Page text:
Social proof has become an important aspect of any sales process. People often read online reviews, and they will take to Facebook and Twitter to ask others for advice about their purchases. On the other hand, they also like to show off the new, hard-to-come-by products that they were among the first to buy. Furthermore, companies are investing in content marketing campaigns and ‘random acts of kindness’ that will make their product or brand go viral. If you are lacking in this department, your competition will beat you before you know it. So build ‘social’ mechanisms into your sales tools, so that it’s incredibly easy for the customer to share pictures of your product. Sharing is caring… but people are naturally lazy. Make it as easy and intuitive as possible for them.
6. Scarcity & impatience
People often assume that money and discounts are the most important factors for customers to take into account, when making a purchase. However, this is not the case at all. These are short-term rewards that will fail to build any kind of emotional connection between the customer and the brand. In reality, there are 4 ways to reward customers:
- Stuff: gifts, discounts, points, …
- Access: access to things that are not available to everyone; sneak peaks, tickets to events, group purchases, being allowed to post reviews, being able to follow tutorials,…
- Status: having a clearly visible ranking that indicates the connection between you and the brand. As a gold member, certain airlines will give you upgrades, access to the business lounge,… At Foursquare, mayors of certain retail stores are given parking privileges.
- Power: certain rankings come with certain privileges – you get to coach a newbie, review tutorials or blog posts, or help make a decision about a magazine cover
These mechanisms can all be combined with scarcity: they are only temporarily available, there are different pricing waves (e.g. early bird tickets), etc. But they can be combined with patience as well: you can allow customers to pay a lower price if they refer other members, write a certain number of social media posts, etc. It’s important to establish the right communication channels to communicate with your customers. Email marketing, for example, is losing its relevance. Notifications on mobile apps will still activate your customers, however. Use this wisely.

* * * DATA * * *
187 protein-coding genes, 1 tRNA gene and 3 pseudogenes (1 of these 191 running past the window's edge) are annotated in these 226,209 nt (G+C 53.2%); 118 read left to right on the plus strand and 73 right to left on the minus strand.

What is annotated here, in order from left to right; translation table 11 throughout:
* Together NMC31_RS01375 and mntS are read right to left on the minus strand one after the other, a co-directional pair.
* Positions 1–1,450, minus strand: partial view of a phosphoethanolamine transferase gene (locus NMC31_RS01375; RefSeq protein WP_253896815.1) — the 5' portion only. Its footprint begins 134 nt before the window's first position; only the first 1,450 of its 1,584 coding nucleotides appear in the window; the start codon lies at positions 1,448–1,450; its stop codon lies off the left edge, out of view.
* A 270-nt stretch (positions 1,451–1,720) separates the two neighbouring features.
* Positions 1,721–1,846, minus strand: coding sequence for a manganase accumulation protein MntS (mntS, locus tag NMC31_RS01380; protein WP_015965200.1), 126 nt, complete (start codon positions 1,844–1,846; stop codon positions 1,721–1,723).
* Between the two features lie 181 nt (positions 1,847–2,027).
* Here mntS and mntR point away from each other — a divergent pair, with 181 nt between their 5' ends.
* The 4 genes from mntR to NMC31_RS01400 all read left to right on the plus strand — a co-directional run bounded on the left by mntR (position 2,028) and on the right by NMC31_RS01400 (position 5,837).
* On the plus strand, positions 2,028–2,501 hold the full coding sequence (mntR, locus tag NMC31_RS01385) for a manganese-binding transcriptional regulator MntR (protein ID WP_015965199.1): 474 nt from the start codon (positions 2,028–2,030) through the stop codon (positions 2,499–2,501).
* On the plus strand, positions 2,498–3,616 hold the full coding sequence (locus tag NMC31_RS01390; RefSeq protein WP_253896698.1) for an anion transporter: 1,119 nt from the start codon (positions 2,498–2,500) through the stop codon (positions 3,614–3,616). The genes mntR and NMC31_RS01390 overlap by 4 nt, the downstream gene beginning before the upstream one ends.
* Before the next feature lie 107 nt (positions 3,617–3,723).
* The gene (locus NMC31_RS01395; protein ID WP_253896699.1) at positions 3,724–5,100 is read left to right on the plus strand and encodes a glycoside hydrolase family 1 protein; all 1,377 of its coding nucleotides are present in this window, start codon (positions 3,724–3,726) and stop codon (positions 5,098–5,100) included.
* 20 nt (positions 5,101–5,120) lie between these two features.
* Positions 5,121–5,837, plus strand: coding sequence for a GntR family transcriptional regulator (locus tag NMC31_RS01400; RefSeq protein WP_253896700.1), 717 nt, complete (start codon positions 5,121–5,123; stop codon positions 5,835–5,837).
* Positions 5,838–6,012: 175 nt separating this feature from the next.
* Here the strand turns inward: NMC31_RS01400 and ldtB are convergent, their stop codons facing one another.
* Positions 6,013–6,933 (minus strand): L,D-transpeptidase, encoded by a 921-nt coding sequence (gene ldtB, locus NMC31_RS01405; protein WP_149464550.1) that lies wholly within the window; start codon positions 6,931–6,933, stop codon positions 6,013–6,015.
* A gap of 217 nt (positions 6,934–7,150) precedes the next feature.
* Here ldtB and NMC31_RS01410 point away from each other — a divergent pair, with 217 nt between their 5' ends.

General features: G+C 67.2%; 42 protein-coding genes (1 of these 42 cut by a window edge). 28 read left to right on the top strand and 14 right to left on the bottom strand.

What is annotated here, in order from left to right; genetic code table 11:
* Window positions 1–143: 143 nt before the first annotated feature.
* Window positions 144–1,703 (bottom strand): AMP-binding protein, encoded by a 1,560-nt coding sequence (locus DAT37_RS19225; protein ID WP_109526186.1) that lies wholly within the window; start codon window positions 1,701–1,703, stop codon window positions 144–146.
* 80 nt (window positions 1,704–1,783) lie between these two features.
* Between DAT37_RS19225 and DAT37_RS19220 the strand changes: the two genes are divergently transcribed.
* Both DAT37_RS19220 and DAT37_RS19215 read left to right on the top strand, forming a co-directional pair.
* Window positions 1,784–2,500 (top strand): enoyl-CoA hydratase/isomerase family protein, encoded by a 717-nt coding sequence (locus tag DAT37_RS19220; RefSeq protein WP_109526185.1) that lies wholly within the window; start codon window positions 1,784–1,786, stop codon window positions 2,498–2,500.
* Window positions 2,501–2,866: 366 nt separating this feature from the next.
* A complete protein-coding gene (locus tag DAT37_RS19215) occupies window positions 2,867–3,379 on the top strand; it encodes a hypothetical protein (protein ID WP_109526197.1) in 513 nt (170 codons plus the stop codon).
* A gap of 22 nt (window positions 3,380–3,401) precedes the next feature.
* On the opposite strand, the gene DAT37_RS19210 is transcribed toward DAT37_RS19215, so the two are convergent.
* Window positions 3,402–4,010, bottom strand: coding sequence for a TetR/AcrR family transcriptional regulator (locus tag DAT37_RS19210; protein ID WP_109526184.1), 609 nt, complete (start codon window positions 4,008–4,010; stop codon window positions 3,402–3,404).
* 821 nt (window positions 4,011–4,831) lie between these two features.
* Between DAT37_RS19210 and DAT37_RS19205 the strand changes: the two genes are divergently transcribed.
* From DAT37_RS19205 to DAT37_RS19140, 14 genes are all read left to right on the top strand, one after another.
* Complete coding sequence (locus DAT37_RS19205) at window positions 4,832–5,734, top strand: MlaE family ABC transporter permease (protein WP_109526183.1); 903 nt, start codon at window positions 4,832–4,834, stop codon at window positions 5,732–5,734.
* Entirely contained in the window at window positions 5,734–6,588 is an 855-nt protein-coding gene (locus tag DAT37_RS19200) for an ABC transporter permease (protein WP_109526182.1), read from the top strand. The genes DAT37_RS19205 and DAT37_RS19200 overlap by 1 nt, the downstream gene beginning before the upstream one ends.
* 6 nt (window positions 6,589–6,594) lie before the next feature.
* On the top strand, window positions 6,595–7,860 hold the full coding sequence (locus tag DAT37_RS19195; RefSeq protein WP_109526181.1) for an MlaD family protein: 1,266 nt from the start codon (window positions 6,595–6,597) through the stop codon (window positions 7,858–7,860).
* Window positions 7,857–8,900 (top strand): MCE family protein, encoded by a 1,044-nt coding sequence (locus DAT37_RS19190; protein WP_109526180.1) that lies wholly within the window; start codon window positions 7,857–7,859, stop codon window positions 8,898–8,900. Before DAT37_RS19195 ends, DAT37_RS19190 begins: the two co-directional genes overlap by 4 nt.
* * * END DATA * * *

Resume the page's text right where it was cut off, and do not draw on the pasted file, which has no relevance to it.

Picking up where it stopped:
7. Unpredictability & curiosity
Any game, experience, programme or job will remain fun as long as it stays unpredictable. However, it isn’t hard to plan these unpredictable actions. One (slightly boring) example is to have a certain menu of the day. But a new project, a reward, an unexpected challenge, a new co-worker, a quick win – these can all break through the day-to-day affairs and give anyone a new boost of energy. On a company level, if you use this in combination with ‘epic meaning’, you can achieve some great results: identify your main competition and make them into the enemy of the company. Plan an escape game with several different teams, or let people take turns to try and finish a task as quickly as possible. Make it fun!
8. Loss & avoidance
As soon as someone has spent time and/or money, they will try not to lose what they have gained. Not by quitting the game, nor by letting someone else get ahead of them in the rankings. That’s why you might also encounter ecommerce platforms using timers that will reset your shopping cart. Or temporary promotions with strict deadlines. So what are you waiting for?